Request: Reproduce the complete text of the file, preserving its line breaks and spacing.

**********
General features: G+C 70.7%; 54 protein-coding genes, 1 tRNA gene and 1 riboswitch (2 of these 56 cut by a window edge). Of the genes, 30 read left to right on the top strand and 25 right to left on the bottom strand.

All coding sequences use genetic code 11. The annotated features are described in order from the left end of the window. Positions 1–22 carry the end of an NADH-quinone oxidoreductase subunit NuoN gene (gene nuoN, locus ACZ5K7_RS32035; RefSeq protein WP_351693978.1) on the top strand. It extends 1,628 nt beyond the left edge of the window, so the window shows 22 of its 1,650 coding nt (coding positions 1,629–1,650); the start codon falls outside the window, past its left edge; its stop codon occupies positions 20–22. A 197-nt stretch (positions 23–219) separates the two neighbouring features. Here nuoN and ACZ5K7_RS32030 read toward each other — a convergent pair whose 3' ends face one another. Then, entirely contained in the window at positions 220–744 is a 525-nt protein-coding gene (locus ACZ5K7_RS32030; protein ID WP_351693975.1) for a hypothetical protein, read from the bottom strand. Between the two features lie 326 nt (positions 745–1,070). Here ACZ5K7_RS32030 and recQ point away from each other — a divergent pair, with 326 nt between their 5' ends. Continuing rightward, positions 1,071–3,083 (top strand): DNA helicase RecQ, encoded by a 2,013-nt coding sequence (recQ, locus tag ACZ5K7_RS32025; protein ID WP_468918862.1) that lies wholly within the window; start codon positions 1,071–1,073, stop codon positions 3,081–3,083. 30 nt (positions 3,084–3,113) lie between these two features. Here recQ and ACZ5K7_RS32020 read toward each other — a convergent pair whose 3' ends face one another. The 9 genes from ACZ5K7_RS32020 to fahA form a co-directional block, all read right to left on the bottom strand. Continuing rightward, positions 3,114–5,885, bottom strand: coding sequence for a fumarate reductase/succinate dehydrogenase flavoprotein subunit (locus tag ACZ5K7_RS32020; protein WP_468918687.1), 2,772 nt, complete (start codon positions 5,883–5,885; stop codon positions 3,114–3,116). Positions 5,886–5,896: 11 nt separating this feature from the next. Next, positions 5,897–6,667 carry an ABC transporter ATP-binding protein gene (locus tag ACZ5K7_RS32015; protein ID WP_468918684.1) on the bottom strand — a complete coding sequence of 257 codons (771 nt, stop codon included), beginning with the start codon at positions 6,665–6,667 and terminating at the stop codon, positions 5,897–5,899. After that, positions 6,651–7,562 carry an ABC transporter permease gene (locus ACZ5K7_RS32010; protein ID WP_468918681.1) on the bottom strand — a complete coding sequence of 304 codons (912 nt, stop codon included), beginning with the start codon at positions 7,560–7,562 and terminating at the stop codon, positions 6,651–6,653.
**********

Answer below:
General features: G+C 70.7%; 54 protein-coding genes, 1 tRNA gene and 1 riboswitch (2 of these 56 cut by a window edge). Of the genes, 30 read left to right on the top strand and 25 right to left on the bottom strand.

All coding sequences use genetic code 11. The annotated features are described in order from the left end of the window. Positions 1–22 carry the end of an NADH-quinone oxidoreductase subunit NuoN gene (gene nuoN, locus ACZ5K7_RS32035; RefSeq protein WP_351693978.1) on the top strand. It extends 1,628 nt beyond the left edge of the window, so the window shows 22 of its 1,650 coding nt (coding positions 1,629–1,650); the start codon falls outside the window, past its left edge; its stop codon occupies positions 20–22. A 197-nt stretch (positions 23–219) separates the two neighbouring features. Here nuoN and ACZ5K7_RS32030 read toward each other — a convergent pair whose 3' ends face one another. Then, entirely contained in the window at positions 220–744 is a 525-nt protein-coding gene (locus ACZ5K7_RS32030; protein ID WP_351693975.1) for a hypothetical protein, read from the bottom strand. Between the two features lie 326 nt (positions 745–1,070). Here ACZ5K7_RS32030 and recQ point away from each other — a divergent pair, with 326 nt between their 5' ends. Continuing rightward, positions 1,071–3,083 (top strand): DNA helicase RecQ, encoded by a 2,013-nt coding sequence (recQ, locus tag ACZ5K7_RS32025; protein ID WP_468918862.1) that lies wholly within the window; start codon positions 1,071–1,073, stop codon positions 3,081–3,083. 30 nt (positions 3,084–3,113) lie between these two features. Here recQ and ACZ5K7_RS32020 read toward each other — a convergent pair whose 3' ends face one another. The 9 genes from ACZ5K7_RS32020 to fahA form a co-directional block, all read right to left on the bottom strand. Continuing rightward, positions 3,114–5,885, bottom strand: coding sequence for a fumarate reductase/succinate dehydrogenase flavoprotein subunit (locus tag ACZ5K7_RS32020; protein WP_468918687.1), 2,772 nt, complete (start codon positions 5,883–5,885; stop codon positions 3,114–3,116). Positions 5,886–5,896: 11 nt separating this feature from the next. Next, positions 5,897–6,667 carry an ABC transporter ATP-binding protein gene (locus tag ACZ5K7_RS32015; protein ID WP_468918684.1) on the bottom strand — a complete coding sequence of 257 codons (771 nt, stop codon included), beginning with the start codon at positions 6,665–6,667 and terminating at the stop codon, positions 5,897–5,899. After that, positions 6,651–7,562 carry an ABC transporter permease gene (locus ACZ5K7_RS32010; protein ID WP_468918681.1) on the bottom strand — a complete coding sequence of 304 codons (912 nt, stop codon included), beginning with the start codon at positions 7,560–7,562 and terminating at the stop codon, positions 6,651–6,653.